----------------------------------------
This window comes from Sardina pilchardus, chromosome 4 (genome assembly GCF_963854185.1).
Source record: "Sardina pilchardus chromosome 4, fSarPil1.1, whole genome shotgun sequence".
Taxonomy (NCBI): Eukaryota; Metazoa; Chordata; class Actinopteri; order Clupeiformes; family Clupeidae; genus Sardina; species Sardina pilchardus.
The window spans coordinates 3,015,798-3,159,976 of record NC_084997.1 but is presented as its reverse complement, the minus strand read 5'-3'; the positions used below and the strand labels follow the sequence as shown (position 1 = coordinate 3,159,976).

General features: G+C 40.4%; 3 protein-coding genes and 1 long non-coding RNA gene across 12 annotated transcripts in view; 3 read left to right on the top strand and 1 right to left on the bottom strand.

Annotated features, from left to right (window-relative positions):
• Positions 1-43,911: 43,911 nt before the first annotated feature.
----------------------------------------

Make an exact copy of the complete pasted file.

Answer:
This window comes from Sardina pilchardus, chromosome 4 (genome assembly GCF_963854185.1).
Source record: "Sardina pilchardus chromosome 4, fSarPil1.1, whole genome shotgun sequence".
Taxonomy (NCBI): Eukaryota; Metazoa; Chordata; class Actinopteri; order Clupeiformes; family Clupeidae; genus Sardina; species Sardina pilchardus.
The window spans coordinates 3,015,798-3,159,976 of record NC_084997.1 but is presented as its reverse complement, the minus strand read 5'-3'; the positions used below and the strand labels follow the sequence as shown (position 1 = coordinate 3,159,976).

General features: G+C 40.4%; 3 protein-coding genes and 1 long non-coding RNA gene across 12 annotated transcripts in view; 3 read left to right on the top strand and 1 right to left on the bottom strand.

Annotated features, from left to right (window-relative positions):
• Positions 1-43,911: 43,911 nt before the first annotated feature.